ESBG responds to the European Commission consultation on the Retail Investment Strategy (RIS) legislative package

On 4 August 2023, the ESBG submitted its position paper on the Retail Investment Strategy (RIS) legislative package, answering to the European Commission’s consultation.

The ESBG provides its view regarding the more controversial issues, suggesting – where feasible – possible improvements regarding both the Omnibus Amending Directive and the Amending Regulation proposals.

With regard to the Amending Directive proposal, the decision to refrain from its original intention of proposing a complete ban on inducements is more than welcome, due to the “potential disruptive impact” it could cause as recognised by the Commission itself.

However, due to the huge number of additional tests, processes, obligations, requirements, organizational and IT implementations, the package departs from the goal of reducing information overload and making financial services more approachable for retail investors.

In addition, ESBG outlines the need, especially in the current economical context, to preserve a capital markets regulatory framework able to include and attract all kinds of retail investors.

More specifically, regarding to the MiFID framework, we express our concerns about the following topics.

  • Value for Money – The approach undertaken by the proposal with the consequent development of benchmarks fully mandated at Level 2 is too interventionist and would result in an indirect price fixing made with a complete lack of criteria and methodology set at Level 1.
  • Ban on inducements – The proposed Ban on inducements for non-advised transactions would: i) reduce competitiveness; ii) lead to higher costs for clients; iii) endanger the current multi-channel approach provided by the Savings Banks to their clients, and iv) jeopardise the development of digital media and open architecture models by financial services’ distributors.
  • Best interest test – The disproportionate focus placed on costs would lead retail clients to prioritise the “cheapest” product over others that could potentially offer them better value.
  • Review clause – The two-staged approach envisaged by the proposal is a too short-term of an approach, also considering the huge number of new procedures and requirements to be introduced and/or implemented.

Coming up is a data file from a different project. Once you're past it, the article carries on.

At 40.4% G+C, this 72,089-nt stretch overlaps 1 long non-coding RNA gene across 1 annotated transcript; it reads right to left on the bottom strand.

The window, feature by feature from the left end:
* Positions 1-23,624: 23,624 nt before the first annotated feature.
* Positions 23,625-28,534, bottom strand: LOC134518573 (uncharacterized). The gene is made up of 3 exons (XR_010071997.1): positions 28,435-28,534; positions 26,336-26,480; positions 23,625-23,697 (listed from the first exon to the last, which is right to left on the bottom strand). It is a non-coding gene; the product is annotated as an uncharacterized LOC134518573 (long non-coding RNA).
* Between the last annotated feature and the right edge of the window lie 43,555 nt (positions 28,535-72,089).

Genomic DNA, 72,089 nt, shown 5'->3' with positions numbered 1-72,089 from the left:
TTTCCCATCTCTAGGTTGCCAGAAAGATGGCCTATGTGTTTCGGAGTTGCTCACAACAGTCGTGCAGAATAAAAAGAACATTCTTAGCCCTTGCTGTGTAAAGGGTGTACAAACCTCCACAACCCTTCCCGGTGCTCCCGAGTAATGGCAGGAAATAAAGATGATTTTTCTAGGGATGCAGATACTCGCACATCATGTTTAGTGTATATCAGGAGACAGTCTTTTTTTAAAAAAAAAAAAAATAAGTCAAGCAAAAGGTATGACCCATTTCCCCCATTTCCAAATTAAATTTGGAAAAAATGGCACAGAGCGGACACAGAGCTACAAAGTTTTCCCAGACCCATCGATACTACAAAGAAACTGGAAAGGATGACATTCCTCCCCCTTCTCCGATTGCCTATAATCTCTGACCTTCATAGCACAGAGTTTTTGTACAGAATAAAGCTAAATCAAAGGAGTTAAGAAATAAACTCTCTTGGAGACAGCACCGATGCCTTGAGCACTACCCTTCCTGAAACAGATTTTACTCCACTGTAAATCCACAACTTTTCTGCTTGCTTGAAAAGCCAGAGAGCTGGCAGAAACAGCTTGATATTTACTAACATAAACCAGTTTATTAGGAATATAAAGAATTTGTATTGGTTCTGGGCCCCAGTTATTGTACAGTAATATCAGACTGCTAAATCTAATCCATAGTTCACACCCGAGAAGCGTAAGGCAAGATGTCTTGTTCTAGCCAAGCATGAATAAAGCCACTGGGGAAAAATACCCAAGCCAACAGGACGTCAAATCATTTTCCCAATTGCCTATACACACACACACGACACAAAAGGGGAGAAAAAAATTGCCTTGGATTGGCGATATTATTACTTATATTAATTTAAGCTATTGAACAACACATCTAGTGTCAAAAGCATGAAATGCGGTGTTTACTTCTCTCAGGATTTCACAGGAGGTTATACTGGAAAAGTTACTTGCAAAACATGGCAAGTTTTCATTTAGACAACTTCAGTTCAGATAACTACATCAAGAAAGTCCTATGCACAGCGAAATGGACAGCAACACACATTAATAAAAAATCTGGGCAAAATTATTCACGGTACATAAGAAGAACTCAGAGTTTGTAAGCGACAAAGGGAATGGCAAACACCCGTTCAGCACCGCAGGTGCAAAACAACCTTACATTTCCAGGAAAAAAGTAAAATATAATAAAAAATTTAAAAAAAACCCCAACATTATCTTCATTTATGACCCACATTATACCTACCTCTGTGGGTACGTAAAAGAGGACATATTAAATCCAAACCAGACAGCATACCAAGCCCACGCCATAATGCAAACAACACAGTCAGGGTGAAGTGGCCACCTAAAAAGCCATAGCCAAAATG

• Information and disclosure requirements – The approach undertaken would add complexity in contrast with the goal of the CMU to avoid the already massive information overload for clients.
  • Appropriateness test – The extension of this test would make non-advised transactions more complicated and time consuming to the detriment of potential investors who already complain about the current regulatory framework requirements.
  • Risk warnings – Due to the existing abundance of obligatory information, the additional warning requirements would lead to further lack of understanding for potential retail investors.
  • Transposition – The set deadline is too short considering the significant number of new requirements and changes, especially due to the circumstance that level 2 requirements will be enacted in parallel with national level 1 implementation.

With respect to the Amending Regulation proposal, ESBG appreciates many provisions able to address the existing weakness of the current regulatory framework. Nevertheless, some further improvements are suggested based on the recently issued ESAs report on PRIIPs review.

Full Position PaperExecutive Summary


Ines Scacchi

t.: +32 2 2111147
m.: +32 0490 42 65 99

WSBI-ESBG is looking for an Advisor – Payments and Digital Finance

About the Job

The WSBI-ESBG, the European Savings and Retail Banking Group and World Saving and Retail Banking Institute is located in Brussels and represents the interests of saving and retails banks and their associations worldwide :